Amidst the political drama coming from Westminster in recent weeks, the issue of citizens’ rights after Brexit now seems to have been nearly eclipsed from public debate. But it is precisely these citizens (EU citizens in the UK, and UK citizens in the EU) who stand to be affected the most – their lives in some cases shattered – as a result of the political chaos Brexit has brought upon the UK.
Having been treated as simple “bargaining chips” in the Brexit negotiations for nearly two years, EU citizens in the UK and the British in the EU now seem to be completely forgotten, entirely ignored, as we approach the end of this tortuous process, with the potential loss of their rights in a “no deal” scenario being seen more or less as “collateral damage”; “No Deal – No problem” seems to be the approach taken by those wishing to take the UK in this direction, as illustrated by the synonymous hashtag on social media.
The supporters of the latest slogan – in this fight of slogans – cannot make a valid claim to giving much thought to the fate of the five million citizens caught in the Brexit conundrum.
On 12 February 2019, a Goldsmiths Law/Britain in Europe thinktank roundtable event, in partnership with the Brexit Brits Abroad project, took stock of defeats and victories in the continuing battle to safeguard citizens’ rights after Brexit, and looked into the difficult path ahead.
The event brought together academic experts from a range of disciplines, NGO experts, legal professionals and members of advocacy groups and civil rights organisations which have taken an active part in the debate on citizens’ rights after Brexit.
The event attracted interest from outside academia, with those attending including BBC World News Presenter, Kasia Madera, a researcher at the Department for Exiting the European Union and others.
Head of Goldsmiths Law, Prof Dimitrios Giannoulopoulos, opened the event, providing a chronology of the legal and political fight over EU citizens’ rights, from the Government’s initial “bargaining chips” approach after the Referendum to finally enacting – a whole two years after the Referendum – the “Settled Status” legislation.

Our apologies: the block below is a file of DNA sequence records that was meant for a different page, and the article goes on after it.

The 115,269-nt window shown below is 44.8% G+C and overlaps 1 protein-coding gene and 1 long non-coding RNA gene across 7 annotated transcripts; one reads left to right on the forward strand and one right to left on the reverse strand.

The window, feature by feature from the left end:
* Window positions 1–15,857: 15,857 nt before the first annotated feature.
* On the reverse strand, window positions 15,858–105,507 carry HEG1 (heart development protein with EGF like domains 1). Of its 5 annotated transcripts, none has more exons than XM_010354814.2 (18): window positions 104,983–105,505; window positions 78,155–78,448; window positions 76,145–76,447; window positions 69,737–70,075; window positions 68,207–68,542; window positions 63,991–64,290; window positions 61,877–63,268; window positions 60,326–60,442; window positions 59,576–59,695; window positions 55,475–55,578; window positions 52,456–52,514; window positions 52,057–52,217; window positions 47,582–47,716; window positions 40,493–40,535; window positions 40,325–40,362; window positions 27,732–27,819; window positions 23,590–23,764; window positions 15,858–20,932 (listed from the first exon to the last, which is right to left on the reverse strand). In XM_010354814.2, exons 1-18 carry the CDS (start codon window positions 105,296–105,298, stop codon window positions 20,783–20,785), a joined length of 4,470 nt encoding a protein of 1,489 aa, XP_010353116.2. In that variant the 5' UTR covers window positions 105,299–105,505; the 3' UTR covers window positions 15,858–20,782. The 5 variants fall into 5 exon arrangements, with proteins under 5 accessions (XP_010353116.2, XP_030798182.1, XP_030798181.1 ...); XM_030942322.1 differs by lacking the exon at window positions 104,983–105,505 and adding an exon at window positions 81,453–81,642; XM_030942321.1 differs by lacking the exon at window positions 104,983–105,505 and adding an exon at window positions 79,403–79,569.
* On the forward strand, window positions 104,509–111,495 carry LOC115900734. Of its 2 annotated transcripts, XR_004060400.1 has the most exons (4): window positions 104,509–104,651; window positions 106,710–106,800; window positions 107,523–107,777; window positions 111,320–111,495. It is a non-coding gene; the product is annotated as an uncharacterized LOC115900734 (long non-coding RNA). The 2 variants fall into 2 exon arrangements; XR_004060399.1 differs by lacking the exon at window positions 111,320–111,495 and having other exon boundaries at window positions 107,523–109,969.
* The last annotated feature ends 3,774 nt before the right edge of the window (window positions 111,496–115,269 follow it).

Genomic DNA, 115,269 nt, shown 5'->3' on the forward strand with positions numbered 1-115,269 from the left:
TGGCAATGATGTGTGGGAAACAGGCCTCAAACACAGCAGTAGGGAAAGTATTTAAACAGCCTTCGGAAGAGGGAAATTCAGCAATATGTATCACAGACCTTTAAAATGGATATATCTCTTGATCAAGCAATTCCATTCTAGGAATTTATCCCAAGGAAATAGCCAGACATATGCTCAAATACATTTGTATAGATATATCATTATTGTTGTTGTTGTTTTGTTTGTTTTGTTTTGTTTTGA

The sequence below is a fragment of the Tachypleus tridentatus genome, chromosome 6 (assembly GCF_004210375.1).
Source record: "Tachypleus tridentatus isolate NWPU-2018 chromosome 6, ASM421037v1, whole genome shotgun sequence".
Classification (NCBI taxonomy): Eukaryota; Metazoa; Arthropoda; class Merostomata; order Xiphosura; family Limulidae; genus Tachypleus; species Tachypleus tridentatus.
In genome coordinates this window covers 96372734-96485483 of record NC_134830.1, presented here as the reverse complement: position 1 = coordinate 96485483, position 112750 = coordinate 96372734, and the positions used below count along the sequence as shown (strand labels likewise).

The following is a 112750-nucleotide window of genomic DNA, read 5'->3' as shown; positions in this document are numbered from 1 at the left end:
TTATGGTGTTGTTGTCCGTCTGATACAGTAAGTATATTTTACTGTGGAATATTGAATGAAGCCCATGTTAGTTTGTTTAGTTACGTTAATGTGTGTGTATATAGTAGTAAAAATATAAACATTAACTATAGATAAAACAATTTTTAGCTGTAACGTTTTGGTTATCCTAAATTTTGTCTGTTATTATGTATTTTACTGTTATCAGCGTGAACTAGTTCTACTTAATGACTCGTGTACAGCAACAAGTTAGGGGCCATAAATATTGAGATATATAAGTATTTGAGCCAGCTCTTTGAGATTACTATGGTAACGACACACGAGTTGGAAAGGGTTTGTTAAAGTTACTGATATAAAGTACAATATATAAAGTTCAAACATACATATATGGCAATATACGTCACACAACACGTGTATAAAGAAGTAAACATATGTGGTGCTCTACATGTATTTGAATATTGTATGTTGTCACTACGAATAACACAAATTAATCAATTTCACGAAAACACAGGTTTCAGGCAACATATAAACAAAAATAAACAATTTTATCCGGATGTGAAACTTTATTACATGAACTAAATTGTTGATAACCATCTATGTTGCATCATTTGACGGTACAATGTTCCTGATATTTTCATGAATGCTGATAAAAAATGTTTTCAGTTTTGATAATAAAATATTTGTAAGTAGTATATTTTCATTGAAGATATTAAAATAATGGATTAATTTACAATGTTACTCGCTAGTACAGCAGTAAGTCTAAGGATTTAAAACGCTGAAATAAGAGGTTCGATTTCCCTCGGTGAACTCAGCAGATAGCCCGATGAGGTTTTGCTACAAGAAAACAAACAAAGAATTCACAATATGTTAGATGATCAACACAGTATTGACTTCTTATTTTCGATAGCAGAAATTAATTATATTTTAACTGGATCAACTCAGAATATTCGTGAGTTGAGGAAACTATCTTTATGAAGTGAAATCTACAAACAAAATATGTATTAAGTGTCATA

In his concluding observations, Prof Giannoulopoulos stressed how the human rights threats inherent in Brexit were particularly pertinent to EU citizens in the UK and UK citizens in the EU.
Dr Michaela Benson, Reader in Sociology, Goldsmiths University of London and Director of the Brexit Brits Abroadproject then followed, describing a damaging state of precariousness for UK citizens in the EU, taking examples of British citizens that engaged with her research as part of her research project.
“The lives of some British in the EU have been built around the freedom to move freely in the EU”, she added, a freedom that is by no means guaranteed after Brexit.
You can watch highlights from Prof Giannoulopoulos’ and Dr Benson’s in the following video.
Dr Marie Godin, a Research Fellow at the Institute for Research into Superdiversity at Birmingham University, highlighted the three choices that EU citizens seem to be left with after Brexit: a) settled status; (b) UK citizenship or (c) leave the country – and they’re facing difficult dilemmas regarding all of these.
Prof Brad Blitz, Director, British Academy Programme, Tackling Slavery, Human Trafficking and Child Labour in Modern Business; Professor of International Politics, Middlesex University, argued that the removal of EU citizenship as a result of Brexit could be deemed a violation of Art 8 ECHR, as he had argued in a recent ‘Open Democracy’ piece.
Tamara Flanagan OBE, Head of projects, New Europeans, elaborated on the wide range of New Europeans initiatives since before the Referendum, including working with the European Parliament, UK MEPs, academics and the London Assembly. She also thanked Universities for research in this area.
Prof Charlotte O’Brien, of the University of York, and director of the EU Rights Project, noted characteristically that “damage to EU citizens was inevitable” and that “the UK Government’s prior treatment of EU citizens”, for example in relation to benefit claims, “clearly showed the risks involved” for their protection in the future.
“Transition always causes rights to be left behind, and Brexit is the mother of all transitions”, she concluded.
Dr Adrienne Yong (City University) explained that “Settled status” was good”, but “only if you were the ‘perfect citizen’”, highlighting how the criminality threshold for deportation was being lowered, and EU citizens faced significant risks of deportation.
Prof Tamara Hervey, Jean Monnet Professor of EU Law at the University of Sheffield, spoke about “emergency” healthcare rights. These will not be lost even in “no deal” scenario, she explained, to the extent that these rights came from the domestic legislation of the EU27.
But she also pointed out that there was significant lack of awareness regarding healthcare rights after Brexit, and that it was therefore difficult to expect citizens to be able to exercise these rights.